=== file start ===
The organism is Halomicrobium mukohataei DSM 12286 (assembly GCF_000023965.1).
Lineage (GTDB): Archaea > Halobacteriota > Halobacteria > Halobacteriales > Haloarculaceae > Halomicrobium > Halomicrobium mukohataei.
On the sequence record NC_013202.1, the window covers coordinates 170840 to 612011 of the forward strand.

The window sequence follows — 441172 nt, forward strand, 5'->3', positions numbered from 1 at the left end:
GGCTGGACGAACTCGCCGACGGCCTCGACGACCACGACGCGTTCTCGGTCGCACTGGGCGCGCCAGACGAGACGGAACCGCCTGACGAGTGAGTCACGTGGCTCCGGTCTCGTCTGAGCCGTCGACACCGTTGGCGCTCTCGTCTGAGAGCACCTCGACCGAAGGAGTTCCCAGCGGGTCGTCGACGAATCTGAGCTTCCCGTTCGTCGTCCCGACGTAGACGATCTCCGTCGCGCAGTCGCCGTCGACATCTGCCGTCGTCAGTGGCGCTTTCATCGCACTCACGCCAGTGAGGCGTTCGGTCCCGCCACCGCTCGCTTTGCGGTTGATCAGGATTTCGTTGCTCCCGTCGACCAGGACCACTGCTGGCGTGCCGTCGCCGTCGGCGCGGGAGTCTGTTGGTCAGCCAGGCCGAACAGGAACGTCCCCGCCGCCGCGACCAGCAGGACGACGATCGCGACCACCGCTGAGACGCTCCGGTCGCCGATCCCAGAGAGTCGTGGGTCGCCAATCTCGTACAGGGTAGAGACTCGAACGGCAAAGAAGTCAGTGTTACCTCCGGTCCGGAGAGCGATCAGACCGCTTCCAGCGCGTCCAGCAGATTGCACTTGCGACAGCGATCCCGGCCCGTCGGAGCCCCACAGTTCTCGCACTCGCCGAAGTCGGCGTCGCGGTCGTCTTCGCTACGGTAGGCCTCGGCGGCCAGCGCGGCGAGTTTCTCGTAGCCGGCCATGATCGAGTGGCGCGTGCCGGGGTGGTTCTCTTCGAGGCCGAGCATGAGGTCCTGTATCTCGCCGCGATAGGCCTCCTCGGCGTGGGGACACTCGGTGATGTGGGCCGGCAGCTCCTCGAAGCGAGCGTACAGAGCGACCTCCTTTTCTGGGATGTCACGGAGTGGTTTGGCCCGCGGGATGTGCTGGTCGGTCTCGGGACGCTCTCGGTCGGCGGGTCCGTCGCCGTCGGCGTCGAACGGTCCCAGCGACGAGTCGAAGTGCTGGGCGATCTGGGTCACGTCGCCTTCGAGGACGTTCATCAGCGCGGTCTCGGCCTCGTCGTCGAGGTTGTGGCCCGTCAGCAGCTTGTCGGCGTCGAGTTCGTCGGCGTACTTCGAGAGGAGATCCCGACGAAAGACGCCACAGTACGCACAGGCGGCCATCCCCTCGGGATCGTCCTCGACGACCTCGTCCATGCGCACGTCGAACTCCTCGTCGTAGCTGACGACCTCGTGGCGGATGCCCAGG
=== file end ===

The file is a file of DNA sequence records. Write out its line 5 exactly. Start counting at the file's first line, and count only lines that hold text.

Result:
GGCTGGACGAACTCGCCGACGGCCTCGACGACCACGACGCGTTCTCGGTCGCACTGGGCGCGCCAGACGAGACGGAACCGCCTGACGAGTGAGTCACGTGGCTCCGGTCTCGTCTGAGCCGTCGACACCGTTGGCGCTCTCGTCTGAGAGCACCTCGACCGAAGGAGTTCCCAGCGGGTCGTCGACGAATCTGAGCTTCCCGTTCGTCGTCCCGACGTAGACGATCTCCGTCGCGCAGTCGCCGTCGACATCTGCCGTCGTCAGTGGCGCTTTCATCGCACTCACGCCAGTGAGGCGTTCGGTCCCGCCACCGCTCGCTTTGCGGTTGATCAGGATTTCGTTGCTCCCGTCGACCAGGACCACTGCTGGCGTGCCGTCGCCGTCGGCGCGGGAGTCTGTTGGTCAGCCAGGCCGAACAGGAACGTCCCCGCCGCCGCGACCAGCAGGACGACGATCGCGACCACCGCTGAGACGCTCCGGTCGCCGATCCCAGAGAGTCGTGGGTCGCCAATCTCGTACAGGGTAGAGACTCGAACGGCAAAGAAGTCAGTGTTACCTCCGGTCCGGAGAGCGATCAGACCGCTTCCAGCGCGTCCAGCAGATTGCACTTGCGACAGCGATCCCGGCCCGTCGGAGCCCCACAGTTCTCGCACTCGCCGAAGTCGGCGTCGCGGTCGTCTTCGCTACGGTAGGCCTCGGCGGCCAGCGCGGCGAGTTTCTCGTAGCCGGCCATGATCGAGTGGCGCGTGCCGGGGTGGTTCTCTTCGAGGCCGAGCATGAGGTCCTGTATCTCGCCGCGATAGGCCTCCTCGGCGTGGGGACACTCGGTGATGTGGGCCGGCAGCTCCTCGAAGCGAGCGTACAGAGCGACCTCCTTTTCTGGGATGTCACGGAGTGGTTTGGCCCGCGGGATGTGCTGGTCGGTCTCGGGACGCTCTCGGTCGGCGGGTCCGTCGCCGTCGGCGTCGAACGGTCCCAGCGACGAGTCGAAGTGCTGGGCGATCTGGGTCACGTCGCCTTCGAGGACGTTCATCAGCGCGGTCTCGGCCTCGTCGTCGAGGTTGTGGCCCGTCAGCAGCTTGTCGGCGTCGAGTTCGTCGGCGTACTTCGAGAGGAGATCCCGACGAAAGACGCCACAGTACGCACAGGCGGCCATCCCCTCGGGATCGTCCTCGACGACCTCGTCCATGCGCACGTCGAACTCCTCGTCGTAGCTGACGACCTCGTGGCGGATGCCCAGG